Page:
Wed, May 10, 2017 - Page 9 News List

Refugees who survive the Sahara face torture in Libyan town

By Edward McAllister  /  Reuters, BRIKAMA, The Gambia

In his quest to reach Europe, 22-year old Gambian Mafu Hydara spent six days with little food or water crossing the Sahara before he reached the Libyan oasis town of Sabha.

There, he says he was kidnapped and beaten by a smuggling gang to elicit a ransom from his family and frequently forced to work for no pay during his seven months in the town.

Now, Hydara is back in his Gambian home town of Brikama, where he has no job and sleeps on a mattress on the floor of a sparse shack.

Of the more than 300,000 refugees and migrants who crossed the desert and sea to Europe last year, thousands did not survive the treacherous journey and thousands more end up stranded in Libya or back in their countries, often without the small amounts of money they gathered to make their initial trip.

For most of these returnees, the journey is thwarted in Libya, a country that — six years after the fall of late Libyan leader Muammar Qaddafi — is still a lawless state, despite ongoing attempts by Western countries to stabilize and unify it under a single government.

Numerous armed groups compete for land and resources, Muslim militants have a presence in parts of the country, while large networks of weapons and people-smugglers operate with impunity.

Few places are worse than Sabha, a stop-off on the Saharan trade route for centuries and for most refugees and migrants the first town they see after emerging from the desert.

Fighting late last year in the town between rival tribes involved tanks and mortars. Its streets are lined with burnt-out cars. Bullet holes fleck the buildings and residents routinely carry guns. Electricity and medical care are sporadic and there is no functioning police force, according to refugees and regional security experts who have recently visited the town.

Interviews with half a dozen Gambian refugees who each spent months in the town last year and this year paint a picture of Sabha, one of the last unpoliced parts of the journey where refugees are forced into hard labor, abducted, abused and sold in private deals from one smuggling group to another.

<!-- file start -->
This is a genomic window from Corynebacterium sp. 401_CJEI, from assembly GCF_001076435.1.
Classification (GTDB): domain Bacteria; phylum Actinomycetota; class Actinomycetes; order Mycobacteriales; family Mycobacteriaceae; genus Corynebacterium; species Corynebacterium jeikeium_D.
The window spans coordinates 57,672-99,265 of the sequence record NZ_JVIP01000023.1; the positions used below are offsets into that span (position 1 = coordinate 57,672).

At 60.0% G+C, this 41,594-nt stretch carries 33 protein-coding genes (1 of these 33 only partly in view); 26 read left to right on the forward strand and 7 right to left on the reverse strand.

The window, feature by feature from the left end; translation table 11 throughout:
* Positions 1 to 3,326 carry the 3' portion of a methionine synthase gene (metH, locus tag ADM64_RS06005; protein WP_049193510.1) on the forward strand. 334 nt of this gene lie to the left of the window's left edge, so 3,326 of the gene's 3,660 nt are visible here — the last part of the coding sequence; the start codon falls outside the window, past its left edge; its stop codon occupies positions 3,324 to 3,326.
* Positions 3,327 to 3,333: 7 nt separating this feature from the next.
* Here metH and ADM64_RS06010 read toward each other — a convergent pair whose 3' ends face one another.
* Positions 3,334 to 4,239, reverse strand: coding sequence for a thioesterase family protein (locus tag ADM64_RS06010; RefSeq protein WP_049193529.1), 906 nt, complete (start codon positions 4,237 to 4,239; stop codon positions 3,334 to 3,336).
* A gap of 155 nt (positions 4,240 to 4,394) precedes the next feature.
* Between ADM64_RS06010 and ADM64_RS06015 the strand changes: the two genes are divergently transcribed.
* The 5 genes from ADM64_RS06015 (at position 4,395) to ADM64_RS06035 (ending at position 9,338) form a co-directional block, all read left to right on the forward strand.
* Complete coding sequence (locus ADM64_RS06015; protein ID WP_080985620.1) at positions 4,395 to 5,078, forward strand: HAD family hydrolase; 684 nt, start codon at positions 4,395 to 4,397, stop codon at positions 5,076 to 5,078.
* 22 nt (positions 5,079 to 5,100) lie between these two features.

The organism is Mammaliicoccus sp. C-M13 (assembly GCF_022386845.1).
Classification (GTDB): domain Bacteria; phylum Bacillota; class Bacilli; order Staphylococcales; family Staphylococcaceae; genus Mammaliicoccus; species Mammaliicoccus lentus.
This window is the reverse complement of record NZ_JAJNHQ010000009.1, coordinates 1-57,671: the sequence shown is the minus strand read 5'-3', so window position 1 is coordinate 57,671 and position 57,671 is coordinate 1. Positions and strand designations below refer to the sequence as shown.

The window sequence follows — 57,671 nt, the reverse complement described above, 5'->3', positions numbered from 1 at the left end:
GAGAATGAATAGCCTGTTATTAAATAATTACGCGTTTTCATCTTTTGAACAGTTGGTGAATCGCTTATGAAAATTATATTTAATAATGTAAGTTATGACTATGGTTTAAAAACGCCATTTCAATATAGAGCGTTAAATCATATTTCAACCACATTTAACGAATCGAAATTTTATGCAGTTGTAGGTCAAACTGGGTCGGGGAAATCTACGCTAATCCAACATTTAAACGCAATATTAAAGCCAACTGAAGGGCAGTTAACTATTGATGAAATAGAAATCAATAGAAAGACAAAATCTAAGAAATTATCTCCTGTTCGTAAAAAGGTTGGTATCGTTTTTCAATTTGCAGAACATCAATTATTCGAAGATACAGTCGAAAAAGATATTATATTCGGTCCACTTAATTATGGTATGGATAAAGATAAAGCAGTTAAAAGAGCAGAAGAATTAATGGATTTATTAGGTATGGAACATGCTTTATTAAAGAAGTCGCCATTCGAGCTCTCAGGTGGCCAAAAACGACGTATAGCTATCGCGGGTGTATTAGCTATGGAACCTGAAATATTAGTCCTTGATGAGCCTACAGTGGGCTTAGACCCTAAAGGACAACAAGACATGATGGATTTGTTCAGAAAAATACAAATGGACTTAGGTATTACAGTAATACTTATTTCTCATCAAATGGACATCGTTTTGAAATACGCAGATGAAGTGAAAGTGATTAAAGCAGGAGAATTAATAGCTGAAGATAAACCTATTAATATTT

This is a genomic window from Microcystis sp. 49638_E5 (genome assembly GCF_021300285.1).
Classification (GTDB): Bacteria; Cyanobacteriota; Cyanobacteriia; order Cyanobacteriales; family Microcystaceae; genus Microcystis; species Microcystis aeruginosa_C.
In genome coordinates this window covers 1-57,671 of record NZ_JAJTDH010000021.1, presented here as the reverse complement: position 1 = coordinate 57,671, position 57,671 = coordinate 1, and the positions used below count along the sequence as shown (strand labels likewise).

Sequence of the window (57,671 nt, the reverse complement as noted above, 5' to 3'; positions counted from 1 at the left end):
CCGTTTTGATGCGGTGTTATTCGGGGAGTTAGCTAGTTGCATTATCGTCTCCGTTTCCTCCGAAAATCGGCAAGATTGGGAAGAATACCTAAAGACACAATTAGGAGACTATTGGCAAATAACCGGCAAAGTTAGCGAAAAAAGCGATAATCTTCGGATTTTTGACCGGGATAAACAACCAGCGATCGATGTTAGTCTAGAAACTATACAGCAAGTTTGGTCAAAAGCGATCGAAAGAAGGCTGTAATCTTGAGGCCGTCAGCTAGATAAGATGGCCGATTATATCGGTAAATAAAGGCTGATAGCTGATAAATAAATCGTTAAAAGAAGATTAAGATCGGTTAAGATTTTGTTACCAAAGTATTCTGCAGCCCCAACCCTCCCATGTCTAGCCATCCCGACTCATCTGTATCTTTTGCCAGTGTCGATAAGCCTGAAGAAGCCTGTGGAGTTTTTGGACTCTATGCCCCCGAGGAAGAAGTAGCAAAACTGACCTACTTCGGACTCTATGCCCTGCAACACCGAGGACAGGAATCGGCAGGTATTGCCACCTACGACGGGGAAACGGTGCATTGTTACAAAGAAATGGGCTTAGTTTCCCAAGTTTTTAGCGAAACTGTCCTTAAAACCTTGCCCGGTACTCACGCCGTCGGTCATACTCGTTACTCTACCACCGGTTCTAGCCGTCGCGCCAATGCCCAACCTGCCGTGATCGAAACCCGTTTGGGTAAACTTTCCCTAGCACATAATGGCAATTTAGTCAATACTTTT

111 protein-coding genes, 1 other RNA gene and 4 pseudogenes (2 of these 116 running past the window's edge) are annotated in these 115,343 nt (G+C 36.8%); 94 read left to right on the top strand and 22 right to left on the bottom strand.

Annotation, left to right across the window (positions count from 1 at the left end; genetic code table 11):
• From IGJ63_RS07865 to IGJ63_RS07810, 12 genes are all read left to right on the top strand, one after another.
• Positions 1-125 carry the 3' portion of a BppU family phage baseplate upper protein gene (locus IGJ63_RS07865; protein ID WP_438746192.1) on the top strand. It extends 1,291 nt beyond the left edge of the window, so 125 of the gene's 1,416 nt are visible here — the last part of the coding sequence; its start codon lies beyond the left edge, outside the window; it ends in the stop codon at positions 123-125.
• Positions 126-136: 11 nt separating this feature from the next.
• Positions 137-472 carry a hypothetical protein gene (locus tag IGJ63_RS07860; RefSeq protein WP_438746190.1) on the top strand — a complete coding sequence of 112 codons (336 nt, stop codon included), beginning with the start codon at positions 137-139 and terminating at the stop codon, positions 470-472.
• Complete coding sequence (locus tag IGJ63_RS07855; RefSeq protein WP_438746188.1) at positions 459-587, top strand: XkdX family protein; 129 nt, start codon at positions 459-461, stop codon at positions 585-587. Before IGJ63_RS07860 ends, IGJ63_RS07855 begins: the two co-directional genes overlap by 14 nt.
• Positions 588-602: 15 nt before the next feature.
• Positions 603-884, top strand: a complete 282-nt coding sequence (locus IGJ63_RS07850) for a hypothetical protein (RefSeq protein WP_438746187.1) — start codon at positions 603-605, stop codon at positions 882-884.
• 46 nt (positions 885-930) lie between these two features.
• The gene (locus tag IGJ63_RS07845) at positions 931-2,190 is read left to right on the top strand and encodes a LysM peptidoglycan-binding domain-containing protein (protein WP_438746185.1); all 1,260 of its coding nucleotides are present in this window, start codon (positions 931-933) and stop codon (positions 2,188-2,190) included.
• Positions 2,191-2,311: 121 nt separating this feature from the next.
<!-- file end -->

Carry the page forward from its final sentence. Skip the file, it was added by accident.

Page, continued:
Hydara had hoped Sabha — a rundown provincial capital of 200,000 people, surrounded by date palms and overlooked by a large colonial Italian fort — would offer a place to recuperate and earn money to continue his 6,640km journey north to Italy, where he planned to attend school.

One morning in September last year, he went to Chat Place, a roundabout in central Sabha where migrants wait for odd jobs to make enough for the 500 dinar (US$362) ride to Tripoli on the coast.

One day’s work making cement bricks could fetch about 10 dinar, if the employer actually pays up, which they often do not, according to the refugees interviewed.

People are often robbed walking there, or forced to take shelter when they hear sniper fire from nearby buildings, they said.

Hydara got into a large black truck with three migrants for what the driver said would be one day moving furniture.

“They lock all the doors. They pull a gun threatening us that everyone who is trying to escape will be shot,” he said.

Two local gangsters drove Hydara to a fenced-off house in town. They roped his hands to the ceiling of a tiny room and called his uncle to demand 30,000 Gambian dalasi (US$650) for his release.

They had agents all over western Africa to receive cash payments, they said.

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